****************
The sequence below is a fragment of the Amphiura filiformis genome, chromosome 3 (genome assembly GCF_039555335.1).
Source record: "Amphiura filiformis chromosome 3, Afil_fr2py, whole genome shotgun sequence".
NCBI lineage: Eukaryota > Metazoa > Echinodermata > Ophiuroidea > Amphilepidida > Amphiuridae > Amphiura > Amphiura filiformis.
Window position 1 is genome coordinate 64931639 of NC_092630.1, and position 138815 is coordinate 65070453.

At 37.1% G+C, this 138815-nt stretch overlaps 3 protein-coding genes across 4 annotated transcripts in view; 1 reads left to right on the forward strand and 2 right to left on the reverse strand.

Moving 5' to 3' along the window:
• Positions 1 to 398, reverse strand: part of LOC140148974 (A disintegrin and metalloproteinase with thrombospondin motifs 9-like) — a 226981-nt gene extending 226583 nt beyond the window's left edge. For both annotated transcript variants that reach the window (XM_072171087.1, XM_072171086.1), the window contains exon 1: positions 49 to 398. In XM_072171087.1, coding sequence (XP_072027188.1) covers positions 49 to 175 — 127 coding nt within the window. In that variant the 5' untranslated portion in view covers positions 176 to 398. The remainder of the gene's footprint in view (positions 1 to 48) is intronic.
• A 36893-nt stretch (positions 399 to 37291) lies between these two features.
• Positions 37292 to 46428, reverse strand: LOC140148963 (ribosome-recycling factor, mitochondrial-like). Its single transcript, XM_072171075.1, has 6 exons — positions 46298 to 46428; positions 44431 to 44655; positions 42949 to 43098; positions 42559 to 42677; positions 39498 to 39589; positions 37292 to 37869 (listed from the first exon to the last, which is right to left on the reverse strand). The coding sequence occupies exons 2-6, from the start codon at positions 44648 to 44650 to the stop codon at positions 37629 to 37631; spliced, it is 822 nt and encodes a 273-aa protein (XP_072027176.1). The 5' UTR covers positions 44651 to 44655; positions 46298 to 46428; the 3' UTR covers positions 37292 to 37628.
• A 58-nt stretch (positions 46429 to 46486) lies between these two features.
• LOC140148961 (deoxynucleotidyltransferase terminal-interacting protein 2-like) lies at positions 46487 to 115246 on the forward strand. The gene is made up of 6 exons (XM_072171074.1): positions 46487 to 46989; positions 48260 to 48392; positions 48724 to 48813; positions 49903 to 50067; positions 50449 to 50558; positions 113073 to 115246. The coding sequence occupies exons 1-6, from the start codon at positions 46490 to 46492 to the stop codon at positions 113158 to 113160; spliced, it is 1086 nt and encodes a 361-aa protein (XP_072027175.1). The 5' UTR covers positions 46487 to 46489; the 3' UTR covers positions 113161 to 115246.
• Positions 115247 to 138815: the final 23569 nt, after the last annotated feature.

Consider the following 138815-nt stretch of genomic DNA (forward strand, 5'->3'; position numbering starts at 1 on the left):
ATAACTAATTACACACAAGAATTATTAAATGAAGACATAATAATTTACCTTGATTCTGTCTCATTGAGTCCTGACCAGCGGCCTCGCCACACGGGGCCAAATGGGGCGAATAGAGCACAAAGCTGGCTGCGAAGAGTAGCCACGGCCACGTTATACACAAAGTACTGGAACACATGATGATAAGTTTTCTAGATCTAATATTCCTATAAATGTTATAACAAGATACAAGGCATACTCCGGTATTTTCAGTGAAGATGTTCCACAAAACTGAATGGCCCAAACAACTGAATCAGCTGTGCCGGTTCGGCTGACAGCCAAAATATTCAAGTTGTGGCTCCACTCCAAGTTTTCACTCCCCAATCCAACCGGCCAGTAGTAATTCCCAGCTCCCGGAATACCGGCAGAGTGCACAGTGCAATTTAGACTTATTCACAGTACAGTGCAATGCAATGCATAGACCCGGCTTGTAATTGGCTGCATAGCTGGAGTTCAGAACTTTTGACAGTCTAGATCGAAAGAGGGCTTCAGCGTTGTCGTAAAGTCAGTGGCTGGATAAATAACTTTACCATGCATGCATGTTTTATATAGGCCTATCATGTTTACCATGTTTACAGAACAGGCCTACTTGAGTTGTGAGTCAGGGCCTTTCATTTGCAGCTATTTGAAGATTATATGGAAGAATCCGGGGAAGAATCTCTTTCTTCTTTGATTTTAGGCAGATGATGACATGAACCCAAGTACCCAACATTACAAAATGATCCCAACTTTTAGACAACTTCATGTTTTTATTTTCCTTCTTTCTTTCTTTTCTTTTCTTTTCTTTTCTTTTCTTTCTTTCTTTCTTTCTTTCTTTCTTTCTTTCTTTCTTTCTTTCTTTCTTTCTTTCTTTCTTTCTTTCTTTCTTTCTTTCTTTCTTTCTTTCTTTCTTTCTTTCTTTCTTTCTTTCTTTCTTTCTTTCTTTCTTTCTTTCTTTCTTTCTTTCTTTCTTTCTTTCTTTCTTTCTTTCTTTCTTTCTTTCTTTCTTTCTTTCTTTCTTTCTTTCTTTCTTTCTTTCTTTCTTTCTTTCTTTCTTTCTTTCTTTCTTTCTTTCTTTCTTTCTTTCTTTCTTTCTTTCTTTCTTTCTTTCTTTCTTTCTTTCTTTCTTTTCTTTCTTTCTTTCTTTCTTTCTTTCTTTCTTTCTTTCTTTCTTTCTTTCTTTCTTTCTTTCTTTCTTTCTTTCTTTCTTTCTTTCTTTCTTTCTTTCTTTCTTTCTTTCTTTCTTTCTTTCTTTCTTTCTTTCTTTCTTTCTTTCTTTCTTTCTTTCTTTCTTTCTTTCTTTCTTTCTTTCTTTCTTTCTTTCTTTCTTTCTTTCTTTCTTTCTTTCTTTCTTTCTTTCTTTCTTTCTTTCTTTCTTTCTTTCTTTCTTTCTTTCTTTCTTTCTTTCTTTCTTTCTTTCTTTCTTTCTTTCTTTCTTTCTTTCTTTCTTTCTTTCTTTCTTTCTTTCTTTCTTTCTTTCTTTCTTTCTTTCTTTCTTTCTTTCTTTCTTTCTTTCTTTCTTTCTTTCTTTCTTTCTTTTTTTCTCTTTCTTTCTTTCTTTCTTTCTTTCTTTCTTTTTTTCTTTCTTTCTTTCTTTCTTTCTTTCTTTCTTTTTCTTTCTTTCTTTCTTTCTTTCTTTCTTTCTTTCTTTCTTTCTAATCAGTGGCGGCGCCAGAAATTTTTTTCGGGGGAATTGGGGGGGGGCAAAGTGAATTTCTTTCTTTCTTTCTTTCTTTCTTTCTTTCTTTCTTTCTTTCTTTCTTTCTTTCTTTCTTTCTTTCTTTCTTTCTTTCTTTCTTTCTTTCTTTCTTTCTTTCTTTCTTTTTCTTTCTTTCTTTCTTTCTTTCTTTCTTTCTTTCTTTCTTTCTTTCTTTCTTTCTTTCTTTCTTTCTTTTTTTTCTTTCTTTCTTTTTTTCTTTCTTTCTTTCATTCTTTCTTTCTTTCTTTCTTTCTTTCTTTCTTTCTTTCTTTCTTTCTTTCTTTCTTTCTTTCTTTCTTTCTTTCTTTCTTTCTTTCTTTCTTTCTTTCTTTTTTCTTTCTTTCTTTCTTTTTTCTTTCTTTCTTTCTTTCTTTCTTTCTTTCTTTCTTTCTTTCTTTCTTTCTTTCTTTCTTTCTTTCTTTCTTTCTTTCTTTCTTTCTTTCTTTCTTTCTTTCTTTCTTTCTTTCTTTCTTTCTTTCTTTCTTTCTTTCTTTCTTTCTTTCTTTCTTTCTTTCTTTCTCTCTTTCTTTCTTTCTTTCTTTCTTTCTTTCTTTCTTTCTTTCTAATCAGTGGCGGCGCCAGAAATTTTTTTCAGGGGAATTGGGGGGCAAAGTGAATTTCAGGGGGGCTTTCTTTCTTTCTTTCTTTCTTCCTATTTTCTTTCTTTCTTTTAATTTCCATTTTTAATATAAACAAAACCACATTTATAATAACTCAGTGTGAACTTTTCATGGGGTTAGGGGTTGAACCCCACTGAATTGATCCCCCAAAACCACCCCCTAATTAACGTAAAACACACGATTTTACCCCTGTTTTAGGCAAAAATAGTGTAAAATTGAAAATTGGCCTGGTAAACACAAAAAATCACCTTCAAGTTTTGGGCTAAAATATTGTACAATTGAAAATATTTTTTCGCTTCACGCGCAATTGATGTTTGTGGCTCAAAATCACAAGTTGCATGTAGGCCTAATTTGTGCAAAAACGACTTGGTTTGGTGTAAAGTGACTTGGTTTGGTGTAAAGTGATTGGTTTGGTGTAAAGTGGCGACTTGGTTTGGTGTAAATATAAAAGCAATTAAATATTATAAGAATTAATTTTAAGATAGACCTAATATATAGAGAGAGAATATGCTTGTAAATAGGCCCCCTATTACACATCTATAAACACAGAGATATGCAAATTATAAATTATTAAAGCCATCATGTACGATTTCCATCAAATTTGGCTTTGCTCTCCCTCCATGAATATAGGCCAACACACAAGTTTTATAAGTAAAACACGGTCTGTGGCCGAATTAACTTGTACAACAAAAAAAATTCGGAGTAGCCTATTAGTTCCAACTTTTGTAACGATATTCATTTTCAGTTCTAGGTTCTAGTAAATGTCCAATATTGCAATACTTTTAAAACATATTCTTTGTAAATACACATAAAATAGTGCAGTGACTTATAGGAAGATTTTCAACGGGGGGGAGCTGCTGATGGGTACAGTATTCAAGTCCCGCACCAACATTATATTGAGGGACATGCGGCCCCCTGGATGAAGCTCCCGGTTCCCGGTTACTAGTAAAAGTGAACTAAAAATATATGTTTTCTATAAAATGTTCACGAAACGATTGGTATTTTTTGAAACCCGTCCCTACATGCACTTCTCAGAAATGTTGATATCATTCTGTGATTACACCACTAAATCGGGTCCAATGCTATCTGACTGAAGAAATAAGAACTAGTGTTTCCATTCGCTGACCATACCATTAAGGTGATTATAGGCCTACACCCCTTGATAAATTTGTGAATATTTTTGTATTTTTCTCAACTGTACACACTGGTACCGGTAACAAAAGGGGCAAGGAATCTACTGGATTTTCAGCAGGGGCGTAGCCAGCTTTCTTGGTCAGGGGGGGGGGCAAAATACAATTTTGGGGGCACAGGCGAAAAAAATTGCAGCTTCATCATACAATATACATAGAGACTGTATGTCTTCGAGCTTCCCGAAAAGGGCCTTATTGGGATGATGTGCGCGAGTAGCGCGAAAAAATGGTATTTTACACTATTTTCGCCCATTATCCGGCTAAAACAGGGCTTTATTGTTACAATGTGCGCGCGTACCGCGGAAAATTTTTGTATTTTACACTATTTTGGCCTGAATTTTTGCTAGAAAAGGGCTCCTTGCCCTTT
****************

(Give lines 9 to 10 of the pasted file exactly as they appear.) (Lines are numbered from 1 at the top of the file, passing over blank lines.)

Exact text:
• Positions 37292 to 46428, reverse strand: LOC140148963 (ribosome-recycling factor, mitochondrial-like). Its single transcript, XM_072171075.1, has 6 exons — positions 46298 to 46428; positions 44431 to 44655; positions 42949 to 43098; positions 42559 to 42677; positions 39498 to 39589; positions 37292 to 37869 (listed from the first exon to the last, which is right to left on the reverse strand). The coding sequence occupies exons 2-6, from the start codon at positions 44648 to 44650 to the stop codon at positions 37629 to 37631; spliced, it is 822 nt and encodes a 273-aa protein (XP_072027176.1). The 5' UTR covers positions 44651 to 44655; positions 46298 to 46428; the 3' UTR covers positions 37292 to 37628.
• A 58-nt stretch (positions 46429 to 46486) lies between these two features.